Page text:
It’s no secret that Venetians, well-known or anonymous, cherish their hometown favorite, and purportedly Italy’s signature aperitivo (cocktail), the Spritz Veneziano (Venetian Spritz).
Made with the Fratelli Barbieri ‘s secret bitter Aperol, a healthy amount of Prosecco, a splash of soda water, one green olive and a slice of orange, the Venetian Spritz is THE drink of La Serenissima.
Like Venice, Milan, the other half of the old Regno Lombardo-Veneto (Kingdom of Lombardy-Venetia), was under Austrian rule (House of Habsburg-Lorraine) for quite some time during the 18th and 19th centuries and fell victim to the occupier’s practice of spritzen (German for splashing), diluting strong Italian wine with splashes of water.
If Venice covets Aperol, then the same can be said for Milan and its beloved Campari.
An alcoholic liqueur, Campari is in the family of amari (bitters) and is an infusion of approximately 80 herbs, plants and fruit. Supposedly, only three members of the Campari inner circle know the exact ingredients that go into this bitter, and they’re not talkin’.
Campari was created back in 1860 by Gaspare Campari, a master drink maker who honed his craft serving up his creations to the elite of Turin. Eventually, he brought his talent, the secret bitter and his namesake brand to Milan where he launched the family business (restaurant, bar and wine shop) under a large Campari sign in the iconic Galleria di Vittorio Emanuele II, the world’s oldest enclosed shopping mall named in honor of the first king of the Kingdom of Italy.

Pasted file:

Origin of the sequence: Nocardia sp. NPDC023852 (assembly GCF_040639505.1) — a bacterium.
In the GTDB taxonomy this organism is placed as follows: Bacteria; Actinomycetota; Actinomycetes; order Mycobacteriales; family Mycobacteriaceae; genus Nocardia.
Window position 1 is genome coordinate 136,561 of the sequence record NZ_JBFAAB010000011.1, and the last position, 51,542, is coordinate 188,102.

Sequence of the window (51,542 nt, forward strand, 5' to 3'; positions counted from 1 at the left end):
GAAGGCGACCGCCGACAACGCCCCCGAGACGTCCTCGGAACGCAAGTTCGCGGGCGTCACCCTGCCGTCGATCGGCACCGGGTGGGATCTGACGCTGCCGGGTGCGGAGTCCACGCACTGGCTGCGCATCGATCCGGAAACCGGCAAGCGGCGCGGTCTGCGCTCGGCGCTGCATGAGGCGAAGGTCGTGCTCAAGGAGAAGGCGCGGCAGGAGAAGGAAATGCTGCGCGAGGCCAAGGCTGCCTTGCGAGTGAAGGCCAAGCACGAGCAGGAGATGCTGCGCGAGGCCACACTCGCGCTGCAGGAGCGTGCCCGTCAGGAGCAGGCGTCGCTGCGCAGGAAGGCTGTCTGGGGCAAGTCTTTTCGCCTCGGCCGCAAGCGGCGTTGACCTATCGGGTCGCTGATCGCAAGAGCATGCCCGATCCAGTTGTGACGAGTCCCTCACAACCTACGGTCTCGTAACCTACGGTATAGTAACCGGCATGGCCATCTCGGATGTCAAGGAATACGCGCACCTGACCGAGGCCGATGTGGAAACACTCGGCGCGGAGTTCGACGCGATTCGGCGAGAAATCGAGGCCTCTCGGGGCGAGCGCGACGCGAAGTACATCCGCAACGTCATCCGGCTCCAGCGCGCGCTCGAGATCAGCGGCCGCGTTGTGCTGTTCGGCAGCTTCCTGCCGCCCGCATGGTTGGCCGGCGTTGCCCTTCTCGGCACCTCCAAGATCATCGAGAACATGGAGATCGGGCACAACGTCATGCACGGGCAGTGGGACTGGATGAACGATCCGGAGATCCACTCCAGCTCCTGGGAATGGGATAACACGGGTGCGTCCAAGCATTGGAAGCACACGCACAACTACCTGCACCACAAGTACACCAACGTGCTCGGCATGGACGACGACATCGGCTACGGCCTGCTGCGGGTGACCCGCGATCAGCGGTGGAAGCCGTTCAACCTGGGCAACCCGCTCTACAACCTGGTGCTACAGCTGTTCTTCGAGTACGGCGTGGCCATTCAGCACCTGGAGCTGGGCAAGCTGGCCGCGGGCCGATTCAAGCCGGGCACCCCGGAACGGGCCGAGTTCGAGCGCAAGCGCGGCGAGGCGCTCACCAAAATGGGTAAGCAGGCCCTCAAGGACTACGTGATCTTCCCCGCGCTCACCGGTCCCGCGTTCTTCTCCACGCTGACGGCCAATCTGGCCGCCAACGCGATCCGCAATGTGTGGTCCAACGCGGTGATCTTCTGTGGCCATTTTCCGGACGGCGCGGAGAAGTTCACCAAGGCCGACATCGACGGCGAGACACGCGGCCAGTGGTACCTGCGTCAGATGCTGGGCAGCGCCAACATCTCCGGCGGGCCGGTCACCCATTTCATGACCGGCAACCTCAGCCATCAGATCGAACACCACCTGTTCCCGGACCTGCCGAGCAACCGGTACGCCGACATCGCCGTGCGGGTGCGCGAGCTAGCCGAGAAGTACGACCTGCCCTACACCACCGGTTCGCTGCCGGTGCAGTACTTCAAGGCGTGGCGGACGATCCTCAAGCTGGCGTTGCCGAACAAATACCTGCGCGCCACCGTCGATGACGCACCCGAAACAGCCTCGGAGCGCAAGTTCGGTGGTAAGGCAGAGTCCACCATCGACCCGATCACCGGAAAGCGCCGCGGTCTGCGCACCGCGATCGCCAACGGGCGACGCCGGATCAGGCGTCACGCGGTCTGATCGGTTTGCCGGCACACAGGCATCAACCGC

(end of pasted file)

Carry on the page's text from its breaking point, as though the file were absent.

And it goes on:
Campari’s distinctive red color was an immediate hit after its first pour and gave rise to the national pastime of drinking aperitivi — a simple excuse to join up with friends or business partners at a local watering hole to discuss the day’s events, close a deal or plot the future. Yes, we can all give thanks to Signor Campari for this refreshing daily ritual.
Today, Campari, the “red passion,” is the essential ingredient for a host of internationally-known aperitivi: Negroni, l’Americano, Garibaldi, Spritz and other short and long drinks. We’ll get to them all, one glass at a time, starting with the crowd-pleasing Spritz Campari.
Step-2: Pour in the Campari
Step-3: Add the water
Step-4: Add the Prosecco
Step-5: Float the orange slice on top
Step-6: Cin Cin!
Milan and Venice, once united under a single kingdom during Austrian rule, now separated by two bottles of bitter. If given the choice, which one would you choose, Aperol or Campari?
©The Palladian Traveler